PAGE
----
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Pharm Res. 2007 Jul;24(7):1325-35. Epub 2007 Apr 25.

Confocal microscopy for the elucidation of mass transport mechanisms involved in protein release from lipid-based matrices.

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  • 1Department of Pharmaceutical Technology, University of Regensburg, Universitaetsstr. 31, 93040, Regensburg, Germany.



It was the aim of this study to identify the governing mechanisms during protein release from cylindrical lipid matrices by visualizing mass transport and correlating the data with in vitro dissolution testing.


Glyceryl trimyristate cylinders of 2 mm diameter, 2.2 mm height and 7 mg weight were manufactured by compression of a protein-lipid powder mixture prepared by a polyethylene glycol (PEG) co-lyophilization technique. BSA was fluorescence-labeled and the distribution visualized and quantified at different stages of the release process by confocal microscopy in parallel to the quantification in the release buffer. The impact of matrix loading and protein molecular weight was assessed with the model proteins lysozyme, BSA, alcohol dehydrogenase and thyroglobulin.


Buffer penetration and protein release occurred simultaneously from the outer regions of the cylinder progressing towards the center. Release from the top and bottom of the matrix was not negligible but much slower than penetration from the side, probably due to an oriented arrangement of lipid flakes during compression. The different quantification strategies were found to yield identical results. At 6% protein loading, buffer penetration was complete after 4 days, while only 60% of the protein was liberated in that time and release continued up to day 63. Protein release kinetics could be described using the power law equation M ( t ) /M ( infinity ) = kt ( n ) with an average time exponent n of 0.45 (+/-0.04) for loadings varying between 1 and 8%. A percolation threshold at 5% pure protein loading and 3-4% mixed loading (PEG and protein at a 1:1 mass ratio) could be identified. Release rate was found to decrease with increasing molecular weight.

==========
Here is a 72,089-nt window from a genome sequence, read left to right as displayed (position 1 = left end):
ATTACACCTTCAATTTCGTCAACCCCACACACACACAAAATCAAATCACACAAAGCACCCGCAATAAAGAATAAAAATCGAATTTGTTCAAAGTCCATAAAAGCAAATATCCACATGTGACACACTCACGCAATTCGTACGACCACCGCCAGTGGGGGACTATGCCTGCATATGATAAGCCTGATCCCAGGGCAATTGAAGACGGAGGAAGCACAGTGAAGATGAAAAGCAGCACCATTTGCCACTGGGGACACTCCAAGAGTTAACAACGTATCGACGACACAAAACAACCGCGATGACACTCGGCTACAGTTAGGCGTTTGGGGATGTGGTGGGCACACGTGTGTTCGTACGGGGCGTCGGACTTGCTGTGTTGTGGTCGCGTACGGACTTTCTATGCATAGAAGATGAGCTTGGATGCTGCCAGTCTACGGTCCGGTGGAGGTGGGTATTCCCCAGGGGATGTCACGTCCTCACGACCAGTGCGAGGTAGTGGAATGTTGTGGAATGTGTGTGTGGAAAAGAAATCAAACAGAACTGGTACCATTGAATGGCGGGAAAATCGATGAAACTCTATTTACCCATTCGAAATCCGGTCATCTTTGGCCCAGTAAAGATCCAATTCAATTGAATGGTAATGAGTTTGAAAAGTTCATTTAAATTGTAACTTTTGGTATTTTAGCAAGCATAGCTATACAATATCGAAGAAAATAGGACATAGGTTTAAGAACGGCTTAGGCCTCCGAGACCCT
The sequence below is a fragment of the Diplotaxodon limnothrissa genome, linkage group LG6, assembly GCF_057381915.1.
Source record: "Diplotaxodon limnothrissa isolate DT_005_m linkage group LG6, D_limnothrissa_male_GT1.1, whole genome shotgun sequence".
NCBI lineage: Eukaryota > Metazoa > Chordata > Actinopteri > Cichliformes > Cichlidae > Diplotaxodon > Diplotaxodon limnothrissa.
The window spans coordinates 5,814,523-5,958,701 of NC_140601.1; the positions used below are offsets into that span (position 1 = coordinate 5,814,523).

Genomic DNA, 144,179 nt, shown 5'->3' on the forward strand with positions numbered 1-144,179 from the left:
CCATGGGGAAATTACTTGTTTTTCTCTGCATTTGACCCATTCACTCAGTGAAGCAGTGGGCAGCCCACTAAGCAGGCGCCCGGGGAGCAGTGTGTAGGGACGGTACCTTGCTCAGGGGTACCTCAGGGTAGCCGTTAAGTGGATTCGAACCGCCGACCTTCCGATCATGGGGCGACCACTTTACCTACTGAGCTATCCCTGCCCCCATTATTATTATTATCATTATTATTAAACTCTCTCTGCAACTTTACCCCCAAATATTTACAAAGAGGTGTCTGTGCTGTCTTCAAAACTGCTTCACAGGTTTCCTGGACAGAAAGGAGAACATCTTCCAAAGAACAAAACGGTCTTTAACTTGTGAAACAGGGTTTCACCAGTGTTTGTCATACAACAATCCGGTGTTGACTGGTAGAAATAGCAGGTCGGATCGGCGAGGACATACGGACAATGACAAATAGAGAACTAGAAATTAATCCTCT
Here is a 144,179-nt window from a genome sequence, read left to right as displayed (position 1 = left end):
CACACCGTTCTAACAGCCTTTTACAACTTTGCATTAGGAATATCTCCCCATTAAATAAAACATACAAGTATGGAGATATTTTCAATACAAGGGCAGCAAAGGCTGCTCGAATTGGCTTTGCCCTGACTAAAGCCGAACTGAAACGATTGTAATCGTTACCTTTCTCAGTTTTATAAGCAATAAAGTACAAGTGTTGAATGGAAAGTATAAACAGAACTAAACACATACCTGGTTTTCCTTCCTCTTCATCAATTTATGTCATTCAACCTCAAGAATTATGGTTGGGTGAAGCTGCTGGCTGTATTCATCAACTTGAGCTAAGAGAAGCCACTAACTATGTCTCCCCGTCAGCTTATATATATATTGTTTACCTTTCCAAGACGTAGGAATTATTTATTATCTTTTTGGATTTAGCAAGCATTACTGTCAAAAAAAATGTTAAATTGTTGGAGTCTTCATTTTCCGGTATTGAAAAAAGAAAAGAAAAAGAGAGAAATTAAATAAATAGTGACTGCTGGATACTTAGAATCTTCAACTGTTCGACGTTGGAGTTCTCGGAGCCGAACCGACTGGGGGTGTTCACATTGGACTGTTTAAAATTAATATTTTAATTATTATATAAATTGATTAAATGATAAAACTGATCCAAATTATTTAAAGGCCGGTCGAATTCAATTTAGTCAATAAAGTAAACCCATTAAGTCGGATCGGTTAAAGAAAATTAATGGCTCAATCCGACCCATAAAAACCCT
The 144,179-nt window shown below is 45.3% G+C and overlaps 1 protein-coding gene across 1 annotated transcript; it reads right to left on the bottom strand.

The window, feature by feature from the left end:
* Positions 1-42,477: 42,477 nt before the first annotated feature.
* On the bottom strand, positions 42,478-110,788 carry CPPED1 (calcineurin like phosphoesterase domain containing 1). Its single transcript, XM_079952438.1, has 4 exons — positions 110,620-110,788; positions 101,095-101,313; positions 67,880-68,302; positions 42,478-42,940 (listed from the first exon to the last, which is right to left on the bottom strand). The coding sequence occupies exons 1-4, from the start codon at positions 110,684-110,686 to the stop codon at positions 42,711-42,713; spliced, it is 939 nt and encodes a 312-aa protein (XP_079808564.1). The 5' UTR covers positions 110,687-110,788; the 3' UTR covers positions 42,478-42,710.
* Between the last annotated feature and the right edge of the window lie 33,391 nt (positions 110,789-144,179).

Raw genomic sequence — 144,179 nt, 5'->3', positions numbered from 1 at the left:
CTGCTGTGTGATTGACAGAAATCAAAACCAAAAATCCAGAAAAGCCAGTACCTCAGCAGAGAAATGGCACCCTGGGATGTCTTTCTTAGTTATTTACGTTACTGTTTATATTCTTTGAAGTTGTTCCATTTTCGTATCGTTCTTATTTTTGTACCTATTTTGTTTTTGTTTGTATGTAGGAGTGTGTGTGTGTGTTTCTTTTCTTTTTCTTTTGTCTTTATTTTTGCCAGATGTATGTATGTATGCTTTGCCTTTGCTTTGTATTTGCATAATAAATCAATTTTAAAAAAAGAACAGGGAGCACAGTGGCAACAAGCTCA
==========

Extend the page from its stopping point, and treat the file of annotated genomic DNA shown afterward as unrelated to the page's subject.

Protein release from lipid-based matrices is a purely diffusion controlled mechanism. Potential protein stabilization approaches should address the time span between complete buffer penetration of the matrix and 100% release of the remaining loading, which would be exposed to an aqueous environment before leaving the matrix.

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